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 Externalities Specialist Meeting
 


Description  Participants & Papers  |  Travel  |  Venue   Additional Resources  Final Report

Expert Meeting on Externalities
January 11-13, 2001

The concept of "externalities" in general and "spatial externalities" in particular has gained considerable recent attention in economics. Both from a theoretical perspective as well as empirically, the explicit modeling of interacting agents (e.g., strategic interaction) rather than isolated agents has come to the fore in a range of sub-fields in economics (economic geography, labor economics, public, urban and real estate economics, environmental and natural resource economics, etc.). In addition, new paradigms that emphasize increasing returns, path dependence and imperfect competition have led to a renewed interest in agglomeration economies and spatial externalities. Complementing this theoretical focus, the explosion in the availability of geo-coded economic information collected at a range of spatial scales has strengthened the need to explicitly take into account spatial effects in econometric methodology (spatial econometrics).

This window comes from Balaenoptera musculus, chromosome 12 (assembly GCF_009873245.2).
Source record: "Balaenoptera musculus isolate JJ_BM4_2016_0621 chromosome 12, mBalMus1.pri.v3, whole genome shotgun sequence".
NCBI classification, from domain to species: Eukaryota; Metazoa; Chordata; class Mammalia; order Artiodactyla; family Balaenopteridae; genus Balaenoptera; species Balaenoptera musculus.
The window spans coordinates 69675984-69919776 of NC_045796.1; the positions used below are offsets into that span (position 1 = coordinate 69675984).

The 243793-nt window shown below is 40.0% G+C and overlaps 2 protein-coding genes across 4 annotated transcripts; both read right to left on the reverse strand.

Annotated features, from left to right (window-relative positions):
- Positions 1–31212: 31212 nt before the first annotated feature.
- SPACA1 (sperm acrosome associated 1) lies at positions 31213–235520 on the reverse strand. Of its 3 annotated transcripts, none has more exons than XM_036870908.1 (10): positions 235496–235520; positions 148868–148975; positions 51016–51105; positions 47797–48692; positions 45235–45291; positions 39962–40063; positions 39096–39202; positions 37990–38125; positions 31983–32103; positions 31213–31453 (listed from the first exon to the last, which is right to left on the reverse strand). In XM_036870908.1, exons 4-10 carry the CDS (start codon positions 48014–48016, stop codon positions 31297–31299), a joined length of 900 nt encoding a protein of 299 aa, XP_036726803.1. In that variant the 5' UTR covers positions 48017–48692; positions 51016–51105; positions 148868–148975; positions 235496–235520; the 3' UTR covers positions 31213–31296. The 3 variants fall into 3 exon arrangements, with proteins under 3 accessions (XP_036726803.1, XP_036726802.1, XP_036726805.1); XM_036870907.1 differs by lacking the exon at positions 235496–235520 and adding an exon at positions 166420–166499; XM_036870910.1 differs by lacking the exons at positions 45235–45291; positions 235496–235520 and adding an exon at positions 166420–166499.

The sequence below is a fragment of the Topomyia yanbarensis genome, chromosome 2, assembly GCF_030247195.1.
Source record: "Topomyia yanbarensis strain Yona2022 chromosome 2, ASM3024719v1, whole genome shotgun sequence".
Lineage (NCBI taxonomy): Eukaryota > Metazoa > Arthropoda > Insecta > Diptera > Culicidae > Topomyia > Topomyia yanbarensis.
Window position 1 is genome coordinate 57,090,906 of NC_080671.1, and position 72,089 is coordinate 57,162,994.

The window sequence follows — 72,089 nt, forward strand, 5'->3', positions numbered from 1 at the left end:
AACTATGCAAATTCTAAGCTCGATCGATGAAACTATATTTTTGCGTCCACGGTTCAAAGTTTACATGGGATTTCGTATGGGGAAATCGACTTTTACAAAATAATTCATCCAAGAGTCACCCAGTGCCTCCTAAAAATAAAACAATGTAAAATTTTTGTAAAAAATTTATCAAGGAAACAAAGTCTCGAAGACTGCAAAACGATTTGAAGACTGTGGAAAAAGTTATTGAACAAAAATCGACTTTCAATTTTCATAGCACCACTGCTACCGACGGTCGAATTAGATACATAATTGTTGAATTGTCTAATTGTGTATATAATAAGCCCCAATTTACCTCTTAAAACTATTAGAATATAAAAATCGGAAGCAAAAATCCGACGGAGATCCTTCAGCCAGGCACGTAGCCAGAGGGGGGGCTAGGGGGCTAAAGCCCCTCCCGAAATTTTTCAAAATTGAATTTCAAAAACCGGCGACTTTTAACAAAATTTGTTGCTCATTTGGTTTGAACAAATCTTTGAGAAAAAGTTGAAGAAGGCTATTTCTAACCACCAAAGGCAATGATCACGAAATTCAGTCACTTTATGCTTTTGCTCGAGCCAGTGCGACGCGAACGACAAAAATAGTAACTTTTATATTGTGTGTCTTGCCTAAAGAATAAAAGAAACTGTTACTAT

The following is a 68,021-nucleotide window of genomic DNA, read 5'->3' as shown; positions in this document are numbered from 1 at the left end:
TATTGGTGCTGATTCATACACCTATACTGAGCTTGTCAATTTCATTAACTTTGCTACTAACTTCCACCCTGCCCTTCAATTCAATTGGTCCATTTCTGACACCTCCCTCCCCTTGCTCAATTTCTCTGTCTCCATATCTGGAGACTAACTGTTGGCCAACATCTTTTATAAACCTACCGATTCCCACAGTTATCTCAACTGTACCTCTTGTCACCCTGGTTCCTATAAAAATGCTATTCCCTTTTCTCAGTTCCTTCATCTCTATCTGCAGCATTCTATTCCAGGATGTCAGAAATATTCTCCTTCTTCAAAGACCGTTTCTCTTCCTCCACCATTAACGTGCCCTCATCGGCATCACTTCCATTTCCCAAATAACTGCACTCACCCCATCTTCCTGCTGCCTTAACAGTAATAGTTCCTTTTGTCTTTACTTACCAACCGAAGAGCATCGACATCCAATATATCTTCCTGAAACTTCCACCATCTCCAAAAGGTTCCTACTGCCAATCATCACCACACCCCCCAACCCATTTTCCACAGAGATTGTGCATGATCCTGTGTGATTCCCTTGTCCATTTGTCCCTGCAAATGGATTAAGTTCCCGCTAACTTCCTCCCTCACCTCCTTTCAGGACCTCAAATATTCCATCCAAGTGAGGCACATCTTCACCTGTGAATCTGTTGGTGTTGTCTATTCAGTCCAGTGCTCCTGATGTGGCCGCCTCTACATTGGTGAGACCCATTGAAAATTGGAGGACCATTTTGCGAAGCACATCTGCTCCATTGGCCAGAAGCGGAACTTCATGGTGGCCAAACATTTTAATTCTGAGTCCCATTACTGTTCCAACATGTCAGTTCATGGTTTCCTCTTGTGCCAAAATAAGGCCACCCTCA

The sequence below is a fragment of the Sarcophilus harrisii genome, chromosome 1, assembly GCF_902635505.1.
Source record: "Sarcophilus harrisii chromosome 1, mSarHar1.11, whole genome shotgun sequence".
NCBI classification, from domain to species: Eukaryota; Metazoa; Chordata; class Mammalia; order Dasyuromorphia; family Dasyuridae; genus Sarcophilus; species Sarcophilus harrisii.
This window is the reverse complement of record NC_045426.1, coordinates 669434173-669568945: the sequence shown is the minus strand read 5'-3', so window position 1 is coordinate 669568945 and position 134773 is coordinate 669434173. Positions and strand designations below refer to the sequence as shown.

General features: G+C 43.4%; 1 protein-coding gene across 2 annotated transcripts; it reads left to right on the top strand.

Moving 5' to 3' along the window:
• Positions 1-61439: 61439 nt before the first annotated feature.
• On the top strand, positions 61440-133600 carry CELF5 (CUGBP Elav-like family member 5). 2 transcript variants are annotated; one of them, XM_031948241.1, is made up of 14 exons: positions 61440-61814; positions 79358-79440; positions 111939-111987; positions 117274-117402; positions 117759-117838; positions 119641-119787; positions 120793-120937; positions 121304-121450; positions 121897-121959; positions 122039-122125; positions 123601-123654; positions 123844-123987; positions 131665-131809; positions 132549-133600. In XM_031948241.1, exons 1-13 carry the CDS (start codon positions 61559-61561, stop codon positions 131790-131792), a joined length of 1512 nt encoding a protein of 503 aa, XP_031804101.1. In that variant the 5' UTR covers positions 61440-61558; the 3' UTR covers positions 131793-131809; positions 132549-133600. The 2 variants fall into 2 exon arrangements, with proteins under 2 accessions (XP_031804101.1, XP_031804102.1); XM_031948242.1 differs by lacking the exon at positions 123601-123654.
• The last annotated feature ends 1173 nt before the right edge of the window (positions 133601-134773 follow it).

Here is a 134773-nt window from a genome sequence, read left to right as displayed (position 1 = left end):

Our ultimate purpose is to identify the ways in which CSISS can support the development and dissemination of spatial theories and concepts, tools and techniques (such as geographic information systems), and formal analytic methods that will support research efforts.

Meeting Goals

  • research questions related to externalities, where consideration of the spatial dimensions of the issues has led to, or is most likely to lead to new insights;

  • emerging issues in research on externalities requiring new developments in spatial theory, methodology or technology, with an eye to developing future CSISS workshops (this would include identifying topics, target audiences, and potential workshop instructors);

  • specific learning materials that could be collected, developed, and disseminated by CSISS, to support research and instruction on the spatial aspects of externalities;

  • specific software tools, including methods, platforms, and implementations, that CSISS could refine or further develop to support research and instruction on externalities; and

  • specific materials related to the study of externalities that could be collected as part of CSISS' virtual community

Steering Committee

  • Luc Anselin, Chair
    (CSISS, University of Illinois, Urbana-Champaign)


  • Jan Brueckner
    (University of Illinois, Urbana-Champaign)

  • Robert Deacon
    (University of California, Santa Barbara)
 

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